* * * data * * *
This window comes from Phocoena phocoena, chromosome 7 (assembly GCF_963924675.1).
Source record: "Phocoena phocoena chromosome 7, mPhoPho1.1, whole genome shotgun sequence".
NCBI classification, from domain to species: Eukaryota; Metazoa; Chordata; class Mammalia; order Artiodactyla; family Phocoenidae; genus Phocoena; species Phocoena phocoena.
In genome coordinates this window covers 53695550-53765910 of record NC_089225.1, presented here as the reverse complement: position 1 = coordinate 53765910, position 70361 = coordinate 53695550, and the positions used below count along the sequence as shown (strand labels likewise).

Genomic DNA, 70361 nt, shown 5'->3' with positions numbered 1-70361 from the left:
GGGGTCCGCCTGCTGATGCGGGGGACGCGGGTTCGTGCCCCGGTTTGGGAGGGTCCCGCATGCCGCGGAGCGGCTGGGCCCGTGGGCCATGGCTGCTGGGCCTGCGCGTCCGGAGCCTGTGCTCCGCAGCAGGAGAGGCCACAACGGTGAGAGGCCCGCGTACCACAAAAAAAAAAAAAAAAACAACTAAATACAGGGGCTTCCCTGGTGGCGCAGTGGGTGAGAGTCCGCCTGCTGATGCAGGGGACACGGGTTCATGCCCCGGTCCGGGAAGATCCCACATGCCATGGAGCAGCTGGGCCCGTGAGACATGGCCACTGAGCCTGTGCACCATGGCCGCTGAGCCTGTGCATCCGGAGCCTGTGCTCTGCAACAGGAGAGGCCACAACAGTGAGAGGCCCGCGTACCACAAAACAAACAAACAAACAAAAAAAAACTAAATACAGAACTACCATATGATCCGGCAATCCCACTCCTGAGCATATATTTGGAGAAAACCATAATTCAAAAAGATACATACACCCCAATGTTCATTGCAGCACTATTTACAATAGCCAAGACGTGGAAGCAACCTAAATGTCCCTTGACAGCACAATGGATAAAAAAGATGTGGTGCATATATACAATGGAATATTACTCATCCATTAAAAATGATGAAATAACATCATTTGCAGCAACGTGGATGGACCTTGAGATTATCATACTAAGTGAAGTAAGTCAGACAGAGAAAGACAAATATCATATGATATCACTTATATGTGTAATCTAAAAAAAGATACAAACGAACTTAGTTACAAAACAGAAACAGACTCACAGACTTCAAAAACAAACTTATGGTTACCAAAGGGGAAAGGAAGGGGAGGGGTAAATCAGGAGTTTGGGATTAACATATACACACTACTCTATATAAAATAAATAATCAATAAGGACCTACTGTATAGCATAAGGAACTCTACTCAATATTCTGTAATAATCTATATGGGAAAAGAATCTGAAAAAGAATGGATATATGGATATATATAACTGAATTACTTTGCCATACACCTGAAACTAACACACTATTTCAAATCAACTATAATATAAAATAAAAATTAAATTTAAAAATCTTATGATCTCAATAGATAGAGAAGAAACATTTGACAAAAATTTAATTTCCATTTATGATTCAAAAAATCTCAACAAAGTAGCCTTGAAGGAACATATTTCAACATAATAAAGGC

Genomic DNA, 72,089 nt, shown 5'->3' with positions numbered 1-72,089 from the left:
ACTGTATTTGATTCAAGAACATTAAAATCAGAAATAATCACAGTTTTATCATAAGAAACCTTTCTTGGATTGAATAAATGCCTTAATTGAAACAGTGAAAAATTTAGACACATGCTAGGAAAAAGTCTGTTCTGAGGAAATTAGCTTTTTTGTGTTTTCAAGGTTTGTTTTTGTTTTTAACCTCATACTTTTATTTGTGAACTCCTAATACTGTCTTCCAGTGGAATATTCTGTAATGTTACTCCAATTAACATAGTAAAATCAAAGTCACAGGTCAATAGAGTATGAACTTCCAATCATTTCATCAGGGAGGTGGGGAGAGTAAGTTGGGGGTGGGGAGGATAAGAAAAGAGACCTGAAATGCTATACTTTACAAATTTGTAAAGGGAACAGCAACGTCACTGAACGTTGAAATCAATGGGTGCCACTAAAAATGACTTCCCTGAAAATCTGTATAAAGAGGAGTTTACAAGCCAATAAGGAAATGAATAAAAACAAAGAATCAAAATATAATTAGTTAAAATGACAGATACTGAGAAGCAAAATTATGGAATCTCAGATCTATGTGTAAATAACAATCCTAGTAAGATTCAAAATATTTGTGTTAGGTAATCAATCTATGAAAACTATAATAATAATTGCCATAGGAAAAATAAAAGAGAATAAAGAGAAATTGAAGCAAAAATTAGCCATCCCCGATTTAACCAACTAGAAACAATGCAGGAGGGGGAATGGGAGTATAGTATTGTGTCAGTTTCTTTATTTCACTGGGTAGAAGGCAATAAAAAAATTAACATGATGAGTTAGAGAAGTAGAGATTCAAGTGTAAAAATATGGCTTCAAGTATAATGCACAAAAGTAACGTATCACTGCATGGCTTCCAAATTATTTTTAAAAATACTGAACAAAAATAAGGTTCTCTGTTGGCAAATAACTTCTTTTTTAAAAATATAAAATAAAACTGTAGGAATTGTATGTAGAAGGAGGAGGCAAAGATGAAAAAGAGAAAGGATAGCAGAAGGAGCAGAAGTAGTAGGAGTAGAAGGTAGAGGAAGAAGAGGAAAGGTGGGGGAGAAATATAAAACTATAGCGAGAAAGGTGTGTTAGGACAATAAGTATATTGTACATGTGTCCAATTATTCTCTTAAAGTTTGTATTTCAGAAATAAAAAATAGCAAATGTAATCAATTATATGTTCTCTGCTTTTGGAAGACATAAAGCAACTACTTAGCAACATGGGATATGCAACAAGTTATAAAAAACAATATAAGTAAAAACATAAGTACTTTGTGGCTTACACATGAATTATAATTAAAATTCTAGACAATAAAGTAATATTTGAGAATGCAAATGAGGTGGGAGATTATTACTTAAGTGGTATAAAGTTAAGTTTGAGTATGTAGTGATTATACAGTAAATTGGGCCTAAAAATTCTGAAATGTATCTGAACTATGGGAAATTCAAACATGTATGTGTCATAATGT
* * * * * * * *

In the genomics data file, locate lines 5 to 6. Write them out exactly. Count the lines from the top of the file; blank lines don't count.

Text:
Genomic DNA, 70361 nt, shown 5'->3' with positions numbered 1-70361 from the left:
GGGGTCCGCCTGCTGATGCGGGGGACGCGGGTTCGTGCCCCGGTTTGGGAGGGTCCCGCATGCCGCGGAGCGGCTGGGCCCGTGGGCCATGGCTGCTGGGCCTGCGCGTCCGGAGCCTGTGCTCCGCAGCAGGAGAGGCCACAACGGTGAGAGGCCCGCGTACCACAAAAAAAAAAAAAAAAACAACTAAATACAGGGGCTTCCCTGGTGGCGCAGTGGGTGAGAGTCCGCCTGCTGATGCAGGGGACACGGGTTCATGCCCCGGTCCGGGAAGATCCCACATGCCATGGAGCAGCTGGGCCCGTGAGACATGGCCACTGAGCCTGTGCACCATGGCCGCTGAGCCTGTGCATCCGGAGCCTGTGCTCTGCAACAGGAGAGGCCACAACAGTGAGAGGCCCGCGTACCACAAAACAAACAAACAAACAAAAAAAAACTAAATACAGAACTACCATATGATCCGGCAATCCCACTCCTGAGCATATATTTGGAGAAAACCATAATTCAAAAAGATACATACACCCCAATGTTCATTGCAGCACTATTTACAATAGCCAAGACGTGGAAGCAACCTAAATGTCCCTTGACAGCACAATGGATAAAAAAGATGTGGTGCATATATACAATGGAATATTACTCATCCATTAAAAATGATGAAATAACATCATTTGCAGCAACGTGGATGGACCTTGAGATTATCATACTAAGTGAAGTAAGTCAGACAGAGAAAGACAAATATCATATGATATCACTTATATGTGTAATCTAAAAAAAGATACAAACGAACTTAGTTACAAAACAGAAACAGACTCACAGACTTCAAAAACAAACTTATGGTTACCAAAGGGGAAAGGAAGGGGAGGGGTAAATCAGGAGTTTGGGATTAACATATACACACTACTCTATATAAAATAAATAATCAATAAGGACCTACTGTATAGCATAAGGAACTCTACTCAATATTCTGTAATAATCTATATGGGAAAAGAATCTGAAAAAGAATGGATATATGGATATATATAACTGAATTACTTTGCCATACACCTGAAACTAACACACTATTTCAAATCAACTATAATATAAAATAAAAATTAAATTTAAAAATCTTATGATCTCAATAGATAGAGAAGAAACATTTGACAAAAATTTAATTTCCATTTATGATTCAAAAAATCTCAACAAAGTAGCCTTGAAGGAACATATTTCAACATAATAAAGGC